For people and animals alike, regular digestion is an essential component of holistic health. Toads need to eat, digest, and expel food, like insects, to obtain the energy that they need to survive.
The speed of digestion varies based on the age and species of toad, but for an average adult toad, it is normal for them to poop about once every week or two. The frequency at which they poop will also depend on their feeding schedule. If your toad is getting more food than it needs, it may be pooping more regularly.
If you think your toad may be pooping too much or not enough, you are right to be concerned. Learning more about your toad’s digestive processes can help you determine if there is a problem and how best to deal with it if there is.
Younger toads will digest food more quickly. They are growing and need more sustenance to sustain their growth, and they may digest food as quickly as within a day or two.
Adult toads that are fully mature will digest food more slowly and need to be fed less often. Toads have no teeth and cannot chew their food, so they swallow their meals whole and rely on the acids in their stomachs to break down the food.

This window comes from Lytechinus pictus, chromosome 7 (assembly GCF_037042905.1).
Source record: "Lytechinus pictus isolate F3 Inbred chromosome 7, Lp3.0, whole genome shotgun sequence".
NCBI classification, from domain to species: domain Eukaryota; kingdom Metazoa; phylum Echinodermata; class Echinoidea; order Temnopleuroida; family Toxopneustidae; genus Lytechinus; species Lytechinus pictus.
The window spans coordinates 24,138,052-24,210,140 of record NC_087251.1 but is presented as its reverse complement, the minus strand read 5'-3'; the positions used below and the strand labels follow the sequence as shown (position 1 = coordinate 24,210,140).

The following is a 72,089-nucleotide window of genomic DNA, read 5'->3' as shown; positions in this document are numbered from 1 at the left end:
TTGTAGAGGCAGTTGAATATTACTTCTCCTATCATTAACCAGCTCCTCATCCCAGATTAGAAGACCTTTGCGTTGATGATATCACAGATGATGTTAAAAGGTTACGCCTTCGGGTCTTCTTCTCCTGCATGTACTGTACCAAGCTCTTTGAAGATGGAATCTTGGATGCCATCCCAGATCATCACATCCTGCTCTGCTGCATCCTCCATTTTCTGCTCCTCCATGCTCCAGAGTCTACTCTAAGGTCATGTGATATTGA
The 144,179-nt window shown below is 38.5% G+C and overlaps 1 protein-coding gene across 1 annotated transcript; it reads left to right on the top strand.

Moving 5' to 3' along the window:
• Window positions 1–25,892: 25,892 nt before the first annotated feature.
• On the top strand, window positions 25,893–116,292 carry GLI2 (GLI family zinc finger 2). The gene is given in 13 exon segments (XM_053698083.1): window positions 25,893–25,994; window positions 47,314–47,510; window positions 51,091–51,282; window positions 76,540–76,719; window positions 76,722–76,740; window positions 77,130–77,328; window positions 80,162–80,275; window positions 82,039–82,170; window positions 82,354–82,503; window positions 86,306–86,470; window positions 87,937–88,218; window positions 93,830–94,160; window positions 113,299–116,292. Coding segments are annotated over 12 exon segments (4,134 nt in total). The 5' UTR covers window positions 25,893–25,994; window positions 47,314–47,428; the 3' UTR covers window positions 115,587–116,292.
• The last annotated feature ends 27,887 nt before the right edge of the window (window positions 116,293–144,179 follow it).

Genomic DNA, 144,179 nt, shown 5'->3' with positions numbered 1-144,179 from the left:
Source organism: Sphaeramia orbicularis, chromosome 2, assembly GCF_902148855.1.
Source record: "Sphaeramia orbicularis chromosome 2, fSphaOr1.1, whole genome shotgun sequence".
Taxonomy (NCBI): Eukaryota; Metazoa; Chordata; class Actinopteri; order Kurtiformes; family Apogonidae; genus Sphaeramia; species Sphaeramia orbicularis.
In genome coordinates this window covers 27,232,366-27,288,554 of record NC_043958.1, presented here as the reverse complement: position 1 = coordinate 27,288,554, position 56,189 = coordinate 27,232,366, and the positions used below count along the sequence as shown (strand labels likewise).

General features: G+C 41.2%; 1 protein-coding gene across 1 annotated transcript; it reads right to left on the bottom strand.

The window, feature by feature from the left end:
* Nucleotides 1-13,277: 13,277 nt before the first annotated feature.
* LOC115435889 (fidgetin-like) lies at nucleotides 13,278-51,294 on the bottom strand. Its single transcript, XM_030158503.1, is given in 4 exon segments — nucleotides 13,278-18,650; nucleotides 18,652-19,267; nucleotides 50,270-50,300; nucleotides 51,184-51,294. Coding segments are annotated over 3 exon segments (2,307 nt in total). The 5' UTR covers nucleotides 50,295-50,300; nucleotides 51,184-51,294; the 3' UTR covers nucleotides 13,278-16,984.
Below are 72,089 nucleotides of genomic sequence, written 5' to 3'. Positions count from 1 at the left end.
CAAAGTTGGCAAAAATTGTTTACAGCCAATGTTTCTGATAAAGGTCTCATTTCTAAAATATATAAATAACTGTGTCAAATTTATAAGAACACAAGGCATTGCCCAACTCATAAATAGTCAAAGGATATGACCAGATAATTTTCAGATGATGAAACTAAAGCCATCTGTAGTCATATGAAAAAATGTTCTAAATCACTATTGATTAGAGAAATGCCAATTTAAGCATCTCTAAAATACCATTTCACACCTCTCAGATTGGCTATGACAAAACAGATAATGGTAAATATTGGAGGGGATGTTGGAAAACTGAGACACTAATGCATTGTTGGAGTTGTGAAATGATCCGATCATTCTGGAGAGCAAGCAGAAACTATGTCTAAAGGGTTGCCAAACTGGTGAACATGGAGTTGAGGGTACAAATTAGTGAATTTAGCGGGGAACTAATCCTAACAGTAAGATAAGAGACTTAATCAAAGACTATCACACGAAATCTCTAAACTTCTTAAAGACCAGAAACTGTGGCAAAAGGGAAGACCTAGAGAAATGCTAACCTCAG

If the meal is particularly large, it will take longer to digest. Digestion for adult toads can take up to a few days.
Double-check that you are providing your toad with food options that are appropriately sized. If you are feeding your toad foods that are too big, it will be more difficult to digest and will take longer to work through your toad’s system.
The length of time that a toad can go without pooping will depend on a few things. The age of the toad is important.\
Young toads will go more often because they need to feed more often. Young toads need to be fed daily, or every other day, so they may be pooping everyday or every other day. Comparatively, adult toads need to eat less often, and they will poop less often as a result.
Certain species of toads require different feeding schedules. Again, the more often they eat, the more often they will have to poop. If you have a bigger toad species, you may find that they are hungrier and poop more often than smaller ones.
If you have a younger toad and it has been more than two days since they last defecated, you may want to examine your toad for signs of illness or distress. If you have an adult toad and it has been more than two weeks since they last defecated, you have grounds to be concerned. Examine your toad for signs of illness or distress.
While you may be tempted to continue to feed your toad, you may want to give your toad a break from food for a few days. This is because you don’t want to worsen any digestive blockages that may be going on.